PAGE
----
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One of the primary goals of child advocacy is to create, strengthen, implement, and monitor international norms and children’s rights. Today, international child advocacy agencies and organizations are the most informal configuration of nonstate actors. The main areas of child advocacy involve children’s rights and child abuse issues, child pornography and child prostitution, child labor, primary care (heath), and education. Child advocacy proves to be effective because it helps children to protect their rights and allows state organizations to monitor and control children’s rights and freedoms.
The aim of child advocacy is to protect children from abuse and maltreatment. Following Murry (2005): ‘Advocacy for children/youth can take many forms, including self-advocacy, peer advocacy, family advocacy, group advocacy, and professional advocacy” (p. 414). While some agencies are formalized, most are based on informal contacts. The essence of advocacy activity is the exchange and use of information (Courter, 1996). Agencies do not involve either sustained coordination of tactics or mobilizing large numbers of people in the kind of activity. Child advocacy agencies and organizations are the most common form of transnational collective action. It is possible to single out four characteristics of child advocacy:
- advocates maintain their loyalty to the individuals they serve despite potential conflict;
- advocates seek to change the status quo;
- advocates represent individuals and work collaboratively with others;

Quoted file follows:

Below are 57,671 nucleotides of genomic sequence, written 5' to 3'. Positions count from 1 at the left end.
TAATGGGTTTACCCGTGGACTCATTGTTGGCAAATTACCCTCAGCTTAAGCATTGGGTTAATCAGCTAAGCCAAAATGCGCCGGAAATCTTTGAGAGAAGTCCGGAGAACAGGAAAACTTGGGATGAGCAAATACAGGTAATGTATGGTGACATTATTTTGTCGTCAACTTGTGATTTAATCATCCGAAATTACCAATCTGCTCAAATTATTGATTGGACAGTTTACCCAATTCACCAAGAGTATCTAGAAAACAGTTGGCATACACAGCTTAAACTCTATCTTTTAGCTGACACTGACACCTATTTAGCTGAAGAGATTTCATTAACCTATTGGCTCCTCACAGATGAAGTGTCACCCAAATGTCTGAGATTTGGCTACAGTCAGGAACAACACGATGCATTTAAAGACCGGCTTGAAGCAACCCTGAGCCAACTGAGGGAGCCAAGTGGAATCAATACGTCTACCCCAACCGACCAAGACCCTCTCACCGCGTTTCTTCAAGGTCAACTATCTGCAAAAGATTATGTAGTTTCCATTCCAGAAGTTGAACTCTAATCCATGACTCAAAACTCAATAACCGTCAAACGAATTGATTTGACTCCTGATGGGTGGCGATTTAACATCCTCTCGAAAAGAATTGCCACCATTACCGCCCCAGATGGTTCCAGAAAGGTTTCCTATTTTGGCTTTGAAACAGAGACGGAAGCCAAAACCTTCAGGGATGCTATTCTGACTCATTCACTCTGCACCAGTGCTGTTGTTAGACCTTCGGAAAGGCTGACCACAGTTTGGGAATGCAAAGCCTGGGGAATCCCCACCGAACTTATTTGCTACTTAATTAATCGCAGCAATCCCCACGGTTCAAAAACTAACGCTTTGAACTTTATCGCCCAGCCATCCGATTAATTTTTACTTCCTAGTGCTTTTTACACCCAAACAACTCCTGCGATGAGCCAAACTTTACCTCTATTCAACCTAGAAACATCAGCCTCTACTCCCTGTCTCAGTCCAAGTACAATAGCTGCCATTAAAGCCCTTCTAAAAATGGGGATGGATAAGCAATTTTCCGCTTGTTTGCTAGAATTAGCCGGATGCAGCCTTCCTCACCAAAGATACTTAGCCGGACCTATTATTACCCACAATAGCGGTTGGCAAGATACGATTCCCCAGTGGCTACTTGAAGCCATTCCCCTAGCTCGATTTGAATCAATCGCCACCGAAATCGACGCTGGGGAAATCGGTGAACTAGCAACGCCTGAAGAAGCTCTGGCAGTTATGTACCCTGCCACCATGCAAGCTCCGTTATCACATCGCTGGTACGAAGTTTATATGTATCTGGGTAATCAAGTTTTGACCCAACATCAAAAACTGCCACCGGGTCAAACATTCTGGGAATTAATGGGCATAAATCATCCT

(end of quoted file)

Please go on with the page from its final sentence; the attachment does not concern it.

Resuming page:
- advocates endeavor to correct and/or improve identified problematic areas” (Murry 2005, p. 414).
In considering the effects of special programs for children, it should always be remembered that different individuals have different needs, weaknesses, and qualities.
Statistical results prove that child advocacy is an effective solution to poverty reduction and fair treatment of children. According to statistical results presented by the US Department of Health and Human Services, “an estimated 1.8 million referrals alleging child abuse or neglect were accepted by State and local child protective services (CPS) agencies for investigation or assessment. These referrals included more than 3 million children; approximately 896,000 of these children were determined by the CPS agencies to be victims of child abuse or neglect” (2008). The effectiveness of child advocacy and related programs is that they are sensitive to the existence of individual differences and are built in enough flexibility so that caregivers can tailor the curriculum to the needs of different children (Courter, 1996).